While a preferred embodiment of the invention has been described using specific terms, such description is for illustrative purposes only, and it is to be understood that changes and variations may be made without departing from the spirit or scope of the following claims.
|Cited Patent||Filing date||Publication date||Applicant||Title|
|US2469145 *||Aug 19, 1948||May 3, 1949||Doyle D Baliff||Jump measuring device|
|US3006644 *||Feb 5, 1958||Oct 31, 1961||George H Usher||Magnetic jump and reach board|
|US3534956 *||Sep 23, 1968||Oct 20, 1970||Ronnie G Myers||Jump apparatus|
|US3795396 *||Jun 23, 1972||Mar 5, 1974||E Kropelnitski||Jump measuring device|
|US4208050 *||Mar 26, 1979||Jun 17, 1980||Perrine James J||Jump measuring apparatus|
|US4323234 *||Sep 2, 1980||Apr 6, 1982||Glaese Edna R||Jump reach physical training system|
|US4693598 *||Feb 7, 1986||Sep 15, 1987||Moba-Electronic Gesellschaft Fur Mobil-Automation Mbh||Opto-electronic measuring receiver and method for controlling the opto-electronic measuring receiver|
|US4718171 *||Dec 29, 1986||Jan 12, 1988||Nestle & Fischer||Levelling system with rotating laser beam|
|SU738628A1 *||Title not available|
|SU814371A1 *||Title not available|
|SU1163868A1 *||Title not available|
|Citing Patent||Filing date||Publication date||Applicant||Title|
|US5125647 *||Mar 13, 1990||Jun 30, 1992||Smith Robert S||Jump platform exerciser for strengthening the ankle extensors|
|US6155957 *||Nov 5, 1999||Dec 5, 2000||Worley; Michael L.||Athletic ability measuring device|
|US6181647||Nov 16, 1998||Jan 30, 2001||The University Of Tulsa||Vertical jump measuring device|
|US7513852 *||Feb 17, 2006||Apr 7, 2009||Scott & Wilkins Enterprises, Llc||Exercise device having position verification feedback|
|US7572206 *||Jun 18, 2003||Aug 11, 2009||Scott & Wilkins Enterprises, Llc||Exercise device having position verification feedback|
|US7604571 *||Oct 3, 2006||Oct 20, 2009||Scott & Wilkins Enterprises, Llc||Exercise device with a user-defined exercise mode|
|US8221295||Apr 8, 2010||Jul 17, 2012||Scott & Wilkins Enterprises, Llc||Exercise device with features for simultaneously working out the upper and lower body|
|US9017222 *||Jan 10, 2011||Apr 28, 2015||Robert Herman Hofeldt||Machine for testing and training jumping and reaching ability|
|US20040259689 *||Jun 18, 2003||Dec 23, 2004||Wilkins Larry C.||Exercise device having position verification feedback|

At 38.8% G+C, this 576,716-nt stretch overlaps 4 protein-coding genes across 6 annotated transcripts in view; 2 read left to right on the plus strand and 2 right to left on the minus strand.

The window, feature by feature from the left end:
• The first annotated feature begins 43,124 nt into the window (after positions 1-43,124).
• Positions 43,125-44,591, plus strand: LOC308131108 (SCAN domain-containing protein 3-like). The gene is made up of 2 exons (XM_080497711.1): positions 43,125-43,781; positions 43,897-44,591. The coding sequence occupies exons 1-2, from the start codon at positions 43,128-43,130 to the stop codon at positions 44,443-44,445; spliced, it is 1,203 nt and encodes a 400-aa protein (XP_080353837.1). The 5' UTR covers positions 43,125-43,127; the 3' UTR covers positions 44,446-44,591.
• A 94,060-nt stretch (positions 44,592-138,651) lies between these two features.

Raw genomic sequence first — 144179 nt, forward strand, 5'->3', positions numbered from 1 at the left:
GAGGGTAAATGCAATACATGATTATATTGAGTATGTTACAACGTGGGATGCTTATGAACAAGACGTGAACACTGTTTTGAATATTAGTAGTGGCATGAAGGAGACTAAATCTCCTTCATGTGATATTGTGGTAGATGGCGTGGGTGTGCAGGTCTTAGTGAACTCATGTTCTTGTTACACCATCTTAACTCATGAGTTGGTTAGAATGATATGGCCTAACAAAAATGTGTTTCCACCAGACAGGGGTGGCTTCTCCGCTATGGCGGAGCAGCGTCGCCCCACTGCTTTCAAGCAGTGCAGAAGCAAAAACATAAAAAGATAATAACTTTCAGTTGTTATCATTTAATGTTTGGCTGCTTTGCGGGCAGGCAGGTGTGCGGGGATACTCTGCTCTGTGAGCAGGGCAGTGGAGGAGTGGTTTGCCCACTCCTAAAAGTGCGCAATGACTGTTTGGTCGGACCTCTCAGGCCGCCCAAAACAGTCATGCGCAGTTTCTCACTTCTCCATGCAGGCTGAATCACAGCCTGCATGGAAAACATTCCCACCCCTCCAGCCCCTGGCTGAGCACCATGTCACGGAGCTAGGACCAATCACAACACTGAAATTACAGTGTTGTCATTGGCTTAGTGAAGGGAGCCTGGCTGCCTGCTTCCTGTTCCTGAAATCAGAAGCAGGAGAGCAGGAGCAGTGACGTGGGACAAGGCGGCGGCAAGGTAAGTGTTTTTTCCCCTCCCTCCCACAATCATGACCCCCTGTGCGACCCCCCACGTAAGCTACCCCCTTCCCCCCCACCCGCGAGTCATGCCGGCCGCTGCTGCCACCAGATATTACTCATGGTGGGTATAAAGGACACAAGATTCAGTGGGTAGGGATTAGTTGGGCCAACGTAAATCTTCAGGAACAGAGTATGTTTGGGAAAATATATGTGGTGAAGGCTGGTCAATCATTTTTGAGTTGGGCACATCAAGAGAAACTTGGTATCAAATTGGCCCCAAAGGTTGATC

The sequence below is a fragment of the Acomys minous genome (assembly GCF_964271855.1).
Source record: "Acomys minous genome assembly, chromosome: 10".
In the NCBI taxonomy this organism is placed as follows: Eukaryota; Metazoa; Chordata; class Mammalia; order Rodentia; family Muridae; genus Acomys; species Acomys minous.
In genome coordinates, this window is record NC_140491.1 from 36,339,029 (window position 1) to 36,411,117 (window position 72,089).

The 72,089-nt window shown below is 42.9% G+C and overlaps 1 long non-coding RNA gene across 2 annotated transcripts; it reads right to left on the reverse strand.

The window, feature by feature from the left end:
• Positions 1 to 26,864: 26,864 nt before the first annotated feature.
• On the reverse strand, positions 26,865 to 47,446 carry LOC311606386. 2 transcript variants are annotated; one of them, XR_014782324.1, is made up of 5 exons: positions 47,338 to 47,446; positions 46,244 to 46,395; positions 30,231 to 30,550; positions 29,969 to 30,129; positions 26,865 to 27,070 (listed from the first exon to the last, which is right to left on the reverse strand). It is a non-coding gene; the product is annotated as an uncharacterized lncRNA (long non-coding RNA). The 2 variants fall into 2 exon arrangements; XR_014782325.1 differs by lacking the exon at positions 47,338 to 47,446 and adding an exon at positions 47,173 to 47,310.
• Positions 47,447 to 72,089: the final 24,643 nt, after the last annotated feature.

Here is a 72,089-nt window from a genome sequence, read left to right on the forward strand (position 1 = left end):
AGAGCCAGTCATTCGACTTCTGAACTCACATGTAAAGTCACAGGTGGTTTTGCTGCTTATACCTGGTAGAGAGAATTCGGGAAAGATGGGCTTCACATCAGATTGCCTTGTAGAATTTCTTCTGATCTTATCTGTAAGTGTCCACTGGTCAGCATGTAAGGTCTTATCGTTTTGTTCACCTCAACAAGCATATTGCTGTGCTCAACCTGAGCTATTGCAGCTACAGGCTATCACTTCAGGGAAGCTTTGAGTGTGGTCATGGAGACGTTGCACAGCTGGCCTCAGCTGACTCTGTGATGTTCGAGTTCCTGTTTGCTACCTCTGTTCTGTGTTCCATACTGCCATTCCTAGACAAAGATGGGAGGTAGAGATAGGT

|US20060142127 *||Feb 17, 2006||Jun 29, 2006||Wilkins Larry C||Exercise device having position verification feedback|
|US20070032353 *||Oct 3, 2006||Feb 8, 2007||Scott & Wilkins Enterprises, Llc||Exercise device with a user-defined exercise mode|
|US20070197938 *||Dec 14, 2006||Aug 23, 2007||Tyson William R||Performance tracking systems and methods|
|US20080119337 *||Oct 22, 2007||May 22, 2008||Wilkins Larry C||Exercise device with features for simultaneously working out the upper and lower body|
|US20080254866 *||Apr 8, 2008||Oct 16, 2008||Randall Keith Young||Automatic scoring and performance measurement method and apparatus|
|US20100197469 *||Apr 8, 2010||Aug 5, 2010||Scott & Wilkins Enterprises, Llc||Exercise device with features for simultaneously working out the upper and lower body|
|US20120178587 *||Jan 10, 2011||Jul 12, 2012||Robert Herman Hofeldt||Machine for testing and training jumping and reaching ability|
|CN101886912B||May 14, 2009||Aug 17, 2011||武汉体育学院||Electronic altitude touch machine|
|EP2098268A1 *||Mar 5, 2009||Sep 9, 2009||Diego Bighi||Method and device for measuring the vertical jumping ability of an athlete|
|U.S. Classification||33/700, 482/901, 482/15, 482/902, 273/454|
|International Classification||A63B5/16, G01B7/02|
|Cooperative Classification||Y10S482/901, Y10S482/902, G01B7/02, A63B5/16|
|European Classification||G01B7/02, A63B5/16|
|Nov 15, 1993||FPAY||Fee payment|
Year of fee payment: 4
|Feb 14, 1998||REMI||Maintenance fee reminder mailed|
|Jun 14, 1998||LAPS||Lapse for failure to pay maintenance fees|
|Aug 25, 1998||FP||Expired due to failure to pay maintenance fee|
Effective date: 19980617